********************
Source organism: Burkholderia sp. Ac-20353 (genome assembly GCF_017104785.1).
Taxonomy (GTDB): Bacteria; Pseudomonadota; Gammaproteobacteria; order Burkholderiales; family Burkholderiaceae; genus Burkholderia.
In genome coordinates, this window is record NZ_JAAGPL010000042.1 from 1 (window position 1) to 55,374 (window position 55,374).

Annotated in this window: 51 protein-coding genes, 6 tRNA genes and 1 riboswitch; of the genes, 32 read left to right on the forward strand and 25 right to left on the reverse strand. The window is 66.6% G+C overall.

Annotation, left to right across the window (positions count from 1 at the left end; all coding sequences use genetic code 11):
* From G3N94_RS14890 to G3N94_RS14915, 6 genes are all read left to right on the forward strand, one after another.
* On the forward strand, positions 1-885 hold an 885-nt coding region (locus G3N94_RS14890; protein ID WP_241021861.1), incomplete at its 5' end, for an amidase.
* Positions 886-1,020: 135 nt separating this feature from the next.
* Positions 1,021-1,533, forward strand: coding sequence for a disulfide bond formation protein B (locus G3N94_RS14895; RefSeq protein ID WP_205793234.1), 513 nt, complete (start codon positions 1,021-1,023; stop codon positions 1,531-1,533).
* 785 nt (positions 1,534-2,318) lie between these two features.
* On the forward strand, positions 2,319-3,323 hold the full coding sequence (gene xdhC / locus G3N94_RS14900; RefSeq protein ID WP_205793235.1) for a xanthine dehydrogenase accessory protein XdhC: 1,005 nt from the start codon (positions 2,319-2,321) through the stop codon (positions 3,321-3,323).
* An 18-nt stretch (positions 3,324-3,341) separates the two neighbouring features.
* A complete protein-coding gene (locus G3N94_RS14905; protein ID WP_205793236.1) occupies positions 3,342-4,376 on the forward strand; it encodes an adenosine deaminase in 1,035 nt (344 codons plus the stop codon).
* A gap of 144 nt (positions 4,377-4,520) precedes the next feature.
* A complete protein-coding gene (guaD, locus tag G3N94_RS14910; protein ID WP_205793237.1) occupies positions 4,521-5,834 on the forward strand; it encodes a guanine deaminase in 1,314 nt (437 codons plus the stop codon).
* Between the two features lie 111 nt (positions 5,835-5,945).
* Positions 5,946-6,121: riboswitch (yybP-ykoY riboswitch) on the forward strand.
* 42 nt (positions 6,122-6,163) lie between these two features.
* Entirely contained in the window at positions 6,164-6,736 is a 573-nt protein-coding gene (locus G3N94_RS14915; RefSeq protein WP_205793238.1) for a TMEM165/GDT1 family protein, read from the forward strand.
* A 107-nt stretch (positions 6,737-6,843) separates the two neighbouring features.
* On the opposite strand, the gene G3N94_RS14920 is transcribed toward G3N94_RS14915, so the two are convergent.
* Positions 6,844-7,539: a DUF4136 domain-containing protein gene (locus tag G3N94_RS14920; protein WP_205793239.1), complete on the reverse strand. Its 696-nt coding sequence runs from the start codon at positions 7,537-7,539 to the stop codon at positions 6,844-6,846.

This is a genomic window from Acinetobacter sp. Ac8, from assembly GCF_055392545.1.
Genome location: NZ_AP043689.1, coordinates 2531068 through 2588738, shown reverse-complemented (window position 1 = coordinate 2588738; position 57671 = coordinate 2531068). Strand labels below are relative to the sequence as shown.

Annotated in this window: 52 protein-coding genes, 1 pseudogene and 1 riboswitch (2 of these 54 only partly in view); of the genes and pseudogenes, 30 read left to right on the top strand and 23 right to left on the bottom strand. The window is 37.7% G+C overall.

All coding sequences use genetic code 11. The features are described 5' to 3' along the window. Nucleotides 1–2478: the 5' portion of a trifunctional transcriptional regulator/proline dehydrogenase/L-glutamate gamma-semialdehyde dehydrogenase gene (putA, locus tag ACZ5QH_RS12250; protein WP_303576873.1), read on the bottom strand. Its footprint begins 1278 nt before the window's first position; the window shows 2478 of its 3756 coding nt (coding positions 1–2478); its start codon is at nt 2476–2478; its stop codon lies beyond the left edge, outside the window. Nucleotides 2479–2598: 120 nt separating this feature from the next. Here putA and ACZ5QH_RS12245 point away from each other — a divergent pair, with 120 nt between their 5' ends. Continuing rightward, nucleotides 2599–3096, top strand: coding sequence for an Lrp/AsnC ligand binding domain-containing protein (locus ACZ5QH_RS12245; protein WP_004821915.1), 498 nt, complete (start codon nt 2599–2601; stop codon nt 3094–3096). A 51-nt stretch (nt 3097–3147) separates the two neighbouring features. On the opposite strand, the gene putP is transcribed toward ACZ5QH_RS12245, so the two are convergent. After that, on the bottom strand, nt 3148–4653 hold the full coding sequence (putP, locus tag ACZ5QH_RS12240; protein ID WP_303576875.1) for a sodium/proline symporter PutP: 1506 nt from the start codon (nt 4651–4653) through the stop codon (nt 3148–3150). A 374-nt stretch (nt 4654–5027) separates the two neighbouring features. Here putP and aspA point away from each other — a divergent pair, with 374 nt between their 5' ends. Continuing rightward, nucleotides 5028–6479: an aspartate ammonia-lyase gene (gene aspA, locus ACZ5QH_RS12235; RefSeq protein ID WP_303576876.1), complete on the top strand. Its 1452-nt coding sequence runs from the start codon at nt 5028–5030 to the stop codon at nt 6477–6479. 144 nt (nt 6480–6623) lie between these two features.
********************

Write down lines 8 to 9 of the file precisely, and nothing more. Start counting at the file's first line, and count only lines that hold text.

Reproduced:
* Positions 886-1,020: 135 nt separating this feature from the next.
* Positions 1,021-1,533, forward strand: coding sequence for a disulfide bond formation protein B (locus G3N94_RS14895; RefSeq protein ID WP_205793234.1), 513 nt, complete (start codon positions 1,021-1,023; stop codon positions 1,531-1,533).